PerkinElmer Life and Analytical Sciences
710 Bridgeport Avenue
Shelton, CT 06484
The Clean Air Act amendments of 1990 require that oxygenated compounds be added to gasoline to produce fuel with increased oxygen content. Oxygenated fuel is desirable because it burns more completely, thereby reducing tailpipe emissions. The most commonly used fuel oxygenate additive is methyl tertiary butyl ether (MTBE).
The transportation, transfer and especially storage of oxygenated fuel in underground tanks present a risk to the environment. Leaks and spillage can contaminate ground, surface and waste waters, representing a significant threat to drinking-water supplies. Consequently, there is an increasing need for the analysis of MTBE in water by many state and federal agencies. In addition, there are new regulations requiring that MTBE be phased out, so the detection and quantification of other fuel oxygenates must also be considered.1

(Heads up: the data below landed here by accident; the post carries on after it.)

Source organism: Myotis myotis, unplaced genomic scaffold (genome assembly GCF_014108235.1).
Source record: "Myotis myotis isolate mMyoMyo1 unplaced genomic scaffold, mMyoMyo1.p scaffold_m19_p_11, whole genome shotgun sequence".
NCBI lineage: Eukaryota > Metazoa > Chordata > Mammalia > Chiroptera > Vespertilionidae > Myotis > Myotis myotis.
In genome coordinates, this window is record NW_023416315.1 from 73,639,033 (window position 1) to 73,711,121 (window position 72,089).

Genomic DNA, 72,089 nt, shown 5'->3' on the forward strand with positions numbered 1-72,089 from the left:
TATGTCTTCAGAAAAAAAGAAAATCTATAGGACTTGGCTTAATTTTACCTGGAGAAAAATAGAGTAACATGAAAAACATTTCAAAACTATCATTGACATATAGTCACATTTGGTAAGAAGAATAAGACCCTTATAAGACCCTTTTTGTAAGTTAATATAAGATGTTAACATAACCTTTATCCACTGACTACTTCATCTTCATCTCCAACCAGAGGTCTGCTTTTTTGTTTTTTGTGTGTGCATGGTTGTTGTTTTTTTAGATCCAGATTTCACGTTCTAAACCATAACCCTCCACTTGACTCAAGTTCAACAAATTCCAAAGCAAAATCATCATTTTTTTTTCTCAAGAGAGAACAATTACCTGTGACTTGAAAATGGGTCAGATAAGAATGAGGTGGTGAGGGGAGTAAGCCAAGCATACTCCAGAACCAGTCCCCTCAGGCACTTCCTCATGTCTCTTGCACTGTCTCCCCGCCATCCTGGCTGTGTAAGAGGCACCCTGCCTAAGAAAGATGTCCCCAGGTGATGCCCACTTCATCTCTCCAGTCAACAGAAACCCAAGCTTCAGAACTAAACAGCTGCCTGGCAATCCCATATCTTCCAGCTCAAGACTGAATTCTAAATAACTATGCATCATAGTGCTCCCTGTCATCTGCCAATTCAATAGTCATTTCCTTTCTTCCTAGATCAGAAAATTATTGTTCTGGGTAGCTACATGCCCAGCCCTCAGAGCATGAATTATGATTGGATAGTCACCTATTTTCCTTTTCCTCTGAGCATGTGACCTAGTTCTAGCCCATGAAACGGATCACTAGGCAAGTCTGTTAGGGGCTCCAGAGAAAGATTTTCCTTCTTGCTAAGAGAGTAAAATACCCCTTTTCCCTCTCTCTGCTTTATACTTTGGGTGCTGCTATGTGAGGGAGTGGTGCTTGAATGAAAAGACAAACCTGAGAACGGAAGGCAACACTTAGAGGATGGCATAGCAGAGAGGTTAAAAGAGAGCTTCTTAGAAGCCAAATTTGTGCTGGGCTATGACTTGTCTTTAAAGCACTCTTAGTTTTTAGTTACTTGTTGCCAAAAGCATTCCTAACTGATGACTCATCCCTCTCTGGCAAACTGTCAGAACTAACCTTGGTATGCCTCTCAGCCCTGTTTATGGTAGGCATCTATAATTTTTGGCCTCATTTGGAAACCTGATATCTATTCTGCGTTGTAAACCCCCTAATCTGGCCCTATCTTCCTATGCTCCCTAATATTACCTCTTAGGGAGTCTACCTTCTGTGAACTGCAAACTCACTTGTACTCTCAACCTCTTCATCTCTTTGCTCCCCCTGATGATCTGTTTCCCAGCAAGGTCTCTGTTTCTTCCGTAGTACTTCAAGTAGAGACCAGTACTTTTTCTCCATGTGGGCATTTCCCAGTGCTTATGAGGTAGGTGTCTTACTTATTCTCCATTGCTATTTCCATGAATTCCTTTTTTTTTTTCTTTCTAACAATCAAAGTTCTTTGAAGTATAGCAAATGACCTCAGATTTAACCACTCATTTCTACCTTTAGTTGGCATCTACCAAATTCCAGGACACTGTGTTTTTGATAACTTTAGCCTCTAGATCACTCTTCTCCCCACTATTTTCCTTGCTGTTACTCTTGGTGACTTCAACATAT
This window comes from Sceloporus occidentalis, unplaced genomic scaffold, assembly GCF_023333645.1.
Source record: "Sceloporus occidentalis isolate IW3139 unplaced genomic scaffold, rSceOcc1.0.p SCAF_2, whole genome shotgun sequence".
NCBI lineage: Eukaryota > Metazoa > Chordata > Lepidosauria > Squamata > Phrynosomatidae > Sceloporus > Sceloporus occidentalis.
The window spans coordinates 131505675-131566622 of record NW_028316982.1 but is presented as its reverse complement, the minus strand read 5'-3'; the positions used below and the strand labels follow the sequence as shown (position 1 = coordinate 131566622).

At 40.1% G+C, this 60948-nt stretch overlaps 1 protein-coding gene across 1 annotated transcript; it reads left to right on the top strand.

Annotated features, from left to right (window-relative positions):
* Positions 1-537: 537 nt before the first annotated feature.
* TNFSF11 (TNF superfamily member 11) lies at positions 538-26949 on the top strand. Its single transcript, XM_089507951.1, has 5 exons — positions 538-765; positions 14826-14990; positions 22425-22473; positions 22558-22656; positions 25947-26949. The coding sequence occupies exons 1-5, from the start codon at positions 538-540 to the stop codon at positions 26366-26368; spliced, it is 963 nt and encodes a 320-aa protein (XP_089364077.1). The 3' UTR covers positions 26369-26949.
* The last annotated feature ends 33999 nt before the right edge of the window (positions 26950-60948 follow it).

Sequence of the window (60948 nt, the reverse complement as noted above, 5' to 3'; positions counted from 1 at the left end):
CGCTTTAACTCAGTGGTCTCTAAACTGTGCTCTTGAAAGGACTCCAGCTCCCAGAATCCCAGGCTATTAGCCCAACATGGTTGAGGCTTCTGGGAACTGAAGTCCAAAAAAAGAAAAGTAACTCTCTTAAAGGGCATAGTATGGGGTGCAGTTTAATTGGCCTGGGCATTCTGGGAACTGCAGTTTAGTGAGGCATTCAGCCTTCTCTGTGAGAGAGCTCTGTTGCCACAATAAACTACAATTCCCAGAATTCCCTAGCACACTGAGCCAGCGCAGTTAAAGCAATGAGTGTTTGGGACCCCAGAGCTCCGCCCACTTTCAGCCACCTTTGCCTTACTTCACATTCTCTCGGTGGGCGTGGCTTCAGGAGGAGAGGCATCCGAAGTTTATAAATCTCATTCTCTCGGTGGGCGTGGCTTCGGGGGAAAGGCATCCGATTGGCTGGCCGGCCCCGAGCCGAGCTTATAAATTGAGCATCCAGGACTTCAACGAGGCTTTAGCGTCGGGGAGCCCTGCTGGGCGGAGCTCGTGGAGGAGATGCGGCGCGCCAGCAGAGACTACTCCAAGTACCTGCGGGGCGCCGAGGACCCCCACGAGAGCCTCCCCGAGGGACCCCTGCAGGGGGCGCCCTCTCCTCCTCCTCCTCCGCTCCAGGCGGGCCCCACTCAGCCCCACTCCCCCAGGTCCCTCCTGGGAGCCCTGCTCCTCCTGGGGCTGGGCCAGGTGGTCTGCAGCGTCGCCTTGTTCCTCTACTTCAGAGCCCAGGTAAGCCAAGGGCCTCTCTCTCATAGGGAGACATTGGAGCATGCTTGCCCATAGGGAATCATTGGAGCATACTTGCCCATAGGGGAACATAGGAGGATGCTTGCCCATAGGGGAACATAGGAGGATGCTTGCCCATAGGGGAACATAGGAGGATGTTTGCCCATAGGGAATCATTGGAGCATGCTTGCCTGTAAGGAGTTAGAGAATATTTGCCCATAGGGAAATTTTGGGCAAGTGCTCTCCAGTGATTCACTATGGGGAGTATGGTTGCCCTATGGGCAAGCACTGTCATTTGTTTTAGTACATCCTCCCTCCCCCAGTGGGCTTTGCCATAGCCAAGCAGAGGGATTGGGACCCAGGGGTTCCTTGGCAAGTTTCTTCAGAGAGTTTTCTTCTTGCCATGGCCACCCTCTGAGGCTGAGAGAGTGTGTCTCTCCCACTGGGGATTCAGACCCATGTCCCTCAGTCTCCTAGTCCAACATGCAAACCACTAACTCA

This field application report describes the use of a PerkinElmer TurboMatrix HS-110 Trap and Clarus 500 GC/MS optimized for low-level determination of fuel oxygenates by U.S. Environmental Protection Agency (EPA) Method 8260B. The headspace trap uses heat to extract (partition) the compounds out of the water into an equilibrium headspace, instead of purging. This transports a significant and highly reproducible fraction of the analytes from the sample onto a thermal desorption trap, where they are retained and focused on a multi-bed adsorbent packing before injection onto the GC column. The headspace trap offers operators low detection limits, excellent linearity and high throughput for fast sample turnaround.
The heated headspace-trap transfer li